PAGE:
How “national security” rhetoric and laws are being used to shut down Egypt’s civic space

I originally wrote this report for IFEX and it was published on December 15th, 2018. I’m republishing it here for archival purposes. .

I also conducted an associated interview with Amira Abdelhamid from Association for Freedom of Thought and Expression (AFTE). .

“In this piece IFEX examines how the Egyptian government has been manipulating fears over national security as part of its widespread crackdown on activists, lawyers and journalists. We have also published, as a companion piece, a Q&A on this topic with Amira Abdelhamid, International Advocacy Officer at the Association for Freedom of Thought and Expression (AFTE).”


On 22 May 2018, Egyptian authorities arrested Wael Abbas, a prominent journalist and blogger who had been documenting police abuse and government corruption for over a decade. Police raided his home at dawn, seized his computer and mobile phones, blindfolded him, and took him to an unknown location.

He was indicted in case 441 of 2018 and the government claimed that he is part of “the media wing of the Muslim Brotherhood”. He was released on 11 December. In the weeks preceding his arrest, several journalists and activists were arrested as part of this case, including well-known critics of the Muslim Brotherhood such as Adel Sabry, chief editor of independent website Masr Al-Arabiya.

Amal Fathy, Egyptian activist and member of the April 6 Youth Movement, was also arrested in May of 2018. Fathy’s ‘crime’ was speaking out against sexual harassment in Cairo. According to Amira Abdelhamid, International Advocacy Officer at the Egypt-based Association for Freedom of Thought and Expression (AFTE), she was sentenced to two years in prison for posting a video on her Facebook account “criticising the government’s inaction on the epidemic of sexual harassment in Egypt”. The fact that Fathy’s husband, Mohamed Lotfy, is the director of the Egyptian Commission for Rights and Freedoms (ECRF) has undoubtedly increased her profile and may have been a factor in her treatment.

Rather than targeting those who harassed Fathy after her post, the Egyptian government accused her of “joining a terrorist group, using a website with the purpose of promoting ideas and beliefs advocating the commission of terrorist acts, intentionally disseminating false news and rumors likely to disturb public security, and harming the public interest”. This was reported in a statement signed by many NGOs including IFEX members AFTE, Cairo Institute for Human Rights Studies (CIHRS) and Arabic Network for Human Rights Information (ANHRI). On 25 November she was charged with disseminating false news. Other charges of ‘terrorism’ remain pending. At the time of writing, Fathy’s trial was adjourned to 30 December.

It has become the norm in Egypt for journalists, activists, and even their family members to be treated this way. The situation escalated further after President Abdel Fattah el-Sisi was ‘re-elected’, virtually unopposed, in March of 2018, to four more years in power – with the not unlikely possibility that he will amend the constitution to allow himself to rule for even longer.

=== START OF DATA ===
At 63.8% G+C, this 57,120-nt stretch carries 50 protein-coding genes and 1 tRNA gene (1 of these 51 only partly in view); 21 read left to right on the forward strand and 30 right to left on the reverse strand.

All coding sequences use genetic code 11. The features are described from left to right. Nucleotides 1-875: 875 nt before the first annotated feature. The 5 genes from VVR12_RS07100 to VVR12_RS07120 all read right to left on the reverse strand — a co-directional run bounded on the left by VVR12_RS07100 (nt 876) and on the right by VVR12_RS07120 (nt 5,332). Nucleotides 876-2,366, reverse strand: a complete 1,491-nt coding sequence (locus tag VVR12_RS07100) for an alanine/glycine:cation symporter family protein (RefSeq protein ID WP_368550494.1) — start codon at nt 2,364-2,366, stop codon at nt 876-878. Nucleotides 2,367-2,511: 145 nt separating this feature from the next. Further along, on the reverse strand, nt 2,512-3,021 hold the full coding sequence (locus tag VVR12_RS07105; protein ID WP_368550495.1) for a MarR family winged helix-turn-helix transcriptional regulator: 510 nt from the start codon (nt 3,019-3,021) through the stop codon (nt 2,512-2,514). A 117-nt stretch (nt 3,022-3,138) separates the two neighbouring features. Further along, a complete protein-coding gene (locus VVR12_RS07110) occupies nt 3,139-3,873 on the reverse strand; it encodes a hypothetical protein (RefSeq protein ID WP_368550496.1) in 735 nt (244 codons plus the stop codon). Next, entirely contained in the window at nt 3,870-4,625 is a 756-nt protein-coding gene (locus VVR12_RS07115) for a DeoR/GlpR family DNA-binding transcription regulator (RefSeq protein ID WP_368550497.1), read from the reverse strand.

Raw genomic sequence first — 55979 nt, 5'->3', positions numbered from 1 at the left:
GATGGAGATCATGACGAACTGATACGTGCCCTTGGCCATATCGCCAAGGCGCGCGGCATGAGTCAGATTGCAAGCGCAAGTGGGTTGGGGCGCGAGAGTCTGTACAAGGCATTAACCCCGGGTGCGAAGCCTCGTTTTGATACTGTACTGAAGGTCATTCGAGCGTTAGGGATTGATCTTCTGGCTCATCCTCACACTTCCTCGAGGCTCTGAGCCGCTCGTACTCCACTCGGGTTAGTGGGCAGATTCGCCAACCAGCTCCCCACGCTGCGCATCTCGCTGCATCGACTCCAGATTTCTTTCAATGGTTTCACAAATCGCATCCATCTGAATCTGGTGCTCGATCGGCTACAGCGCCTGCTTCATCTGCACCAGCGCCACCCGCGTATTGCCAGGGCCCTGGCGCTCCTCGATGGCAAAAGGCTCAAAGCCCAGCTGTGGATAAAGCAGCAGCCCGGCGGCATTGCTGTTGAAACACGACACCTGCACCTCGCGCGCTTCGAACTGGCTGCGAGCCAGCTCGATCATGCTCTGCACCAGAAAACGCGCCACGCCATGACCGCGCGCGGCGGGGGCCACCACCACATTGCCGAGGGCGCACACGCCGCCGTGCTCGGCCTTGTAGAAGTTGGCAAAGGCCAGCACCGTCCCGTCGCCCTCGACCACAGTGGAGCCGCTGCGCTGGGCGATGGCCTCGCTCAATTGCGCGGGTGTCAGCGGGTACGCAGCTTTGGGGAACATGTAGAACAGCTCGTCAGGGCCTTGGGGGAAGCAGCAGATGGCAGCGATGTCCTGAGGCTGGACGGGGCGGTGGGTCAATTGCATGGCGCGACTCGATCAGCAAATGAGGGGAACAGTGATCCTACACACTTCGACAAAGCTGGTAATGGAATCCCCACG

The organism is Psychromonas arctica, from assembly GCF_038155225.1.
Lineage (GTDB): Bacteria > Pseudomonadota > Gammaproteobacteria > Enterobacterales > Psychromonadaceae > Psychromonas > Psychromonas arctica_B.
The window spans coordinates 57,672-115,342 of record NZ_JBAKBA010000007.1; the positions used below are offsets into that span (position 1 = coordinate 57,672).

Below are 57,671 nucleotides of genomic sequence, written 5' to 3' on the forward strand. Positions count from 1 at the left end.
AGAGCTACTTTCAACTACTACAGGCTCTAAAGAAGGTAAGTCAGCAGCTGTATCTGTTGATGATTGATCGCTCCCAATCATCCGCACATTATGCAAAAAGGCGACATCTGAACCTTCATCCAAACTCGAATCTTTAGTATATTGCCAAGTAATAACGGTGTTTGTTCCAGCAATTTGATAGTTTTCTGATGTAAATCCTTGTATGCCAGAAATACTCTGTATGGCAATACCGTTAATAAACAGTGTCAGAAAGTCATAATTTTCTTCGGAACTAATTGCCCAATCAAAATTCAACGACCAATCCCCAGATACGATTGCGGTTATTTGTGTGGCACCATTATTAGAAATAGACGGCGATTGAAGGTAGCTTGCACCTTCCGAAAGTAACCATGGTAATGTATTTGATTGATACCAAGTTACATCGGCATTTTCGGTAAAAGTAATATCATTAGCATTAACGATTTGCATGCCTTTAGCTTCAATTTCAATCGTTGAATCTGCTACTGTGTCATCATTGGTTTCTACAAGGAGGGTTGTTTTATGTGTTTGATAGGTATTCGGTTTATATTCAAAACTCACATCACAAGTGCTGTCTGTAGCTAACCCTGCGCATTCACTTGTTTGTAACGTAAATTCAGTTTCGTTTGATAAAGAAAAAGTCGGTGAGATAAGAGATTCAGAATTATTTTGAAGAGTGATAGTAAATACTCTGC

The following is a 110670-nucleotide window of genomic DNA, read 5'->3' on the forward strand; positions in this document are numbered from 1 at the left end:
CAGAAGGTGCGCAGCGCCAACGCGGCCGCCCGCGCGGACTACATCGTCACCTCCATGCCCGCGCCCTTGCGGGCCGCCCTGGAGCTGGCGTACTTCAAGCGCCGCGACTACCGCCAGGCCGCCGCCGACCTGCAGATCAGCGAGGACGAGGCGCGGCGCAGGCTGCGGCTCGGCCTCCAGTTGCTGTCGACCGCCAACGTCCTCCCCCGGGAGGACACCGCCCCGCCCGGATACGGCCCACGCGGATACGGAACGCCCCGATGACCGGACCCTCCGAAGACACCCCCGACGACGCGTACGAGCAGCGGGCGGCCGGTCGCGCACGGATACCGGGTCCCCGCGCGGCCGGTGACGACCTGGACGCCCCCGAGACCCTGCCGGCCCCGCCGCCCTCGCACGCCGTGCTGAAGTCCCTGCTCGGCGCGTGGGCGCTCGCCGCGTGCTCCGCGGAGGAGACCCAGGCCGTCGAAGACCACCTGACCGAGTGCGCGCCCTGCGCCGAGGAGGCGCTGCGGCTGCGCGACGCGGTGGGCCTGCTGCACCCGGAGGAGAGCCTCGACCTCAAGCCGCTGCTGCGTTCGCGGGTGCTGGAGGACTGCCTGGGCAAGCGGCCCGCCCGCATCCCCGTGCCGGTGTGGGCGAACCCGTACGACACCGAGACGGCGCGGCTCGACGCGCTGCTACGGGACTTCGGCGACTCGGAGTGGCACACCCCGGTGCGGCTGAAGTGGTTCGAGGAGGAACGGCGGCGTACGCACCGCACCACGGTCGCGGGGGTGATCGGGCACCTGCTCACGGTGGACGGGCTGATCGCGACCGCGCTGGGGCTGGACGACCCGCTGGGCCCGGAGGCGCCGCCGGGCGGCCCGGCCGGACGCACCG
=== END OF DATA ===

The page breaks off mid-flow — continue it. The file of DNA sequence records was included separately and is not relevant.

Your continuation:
In typical ‘strongman’ fashion, el-Sisi and the Egyptian government have found that the rhetoric of national security gives them more elbow room to crush dissent. To charge someone with anything from spreading ‘false news’, to joining a ‘terrorist group’ or even using social networking websites to promote ‘terrorist ideas’ – all often synonymous with whatever sort of expression is critical of the government’s policies. All that’s needed is a subservient and weakened judicial system, backed by a government-controlled media.

As AFTE explains in their second quarterly report, covering April-June 2018, lately the crackdown on critical expression is being achieved through legislation. In addition to the 2018 cybercrime law, there is the law regulating the press and media and the Supreme Council Media Regulation, No. 180, the law of the National Press Authority, No. 179, and the law of the National Information Authority, No. 178.

AFTE expects that these laws will severely affect freedom of information and digital rights.

To understand how the government uses these laws, consider how they have been impacting internet users. Abdelhamid told IFEX how the Egyptian government has been using legal justification to ban websites.

The cybercrime law was proposed by the government and approved by the House of Representatives on 5 June 2018 – approved by el-Sisi on 18 August. Under article 7 of this law, the government can legally block access to any website it deems “a threat to national security” or to “the national economy”. The police may also request the blocking of websites from the National Telecom Regulatory Authority (NTRA), according to Abdelhamid.

AFTE’s report concludes that the Egyptian government fears the internet as “the last space used by its critics to disseminate their views and circulate information on developments in domestic politics in Egypt.”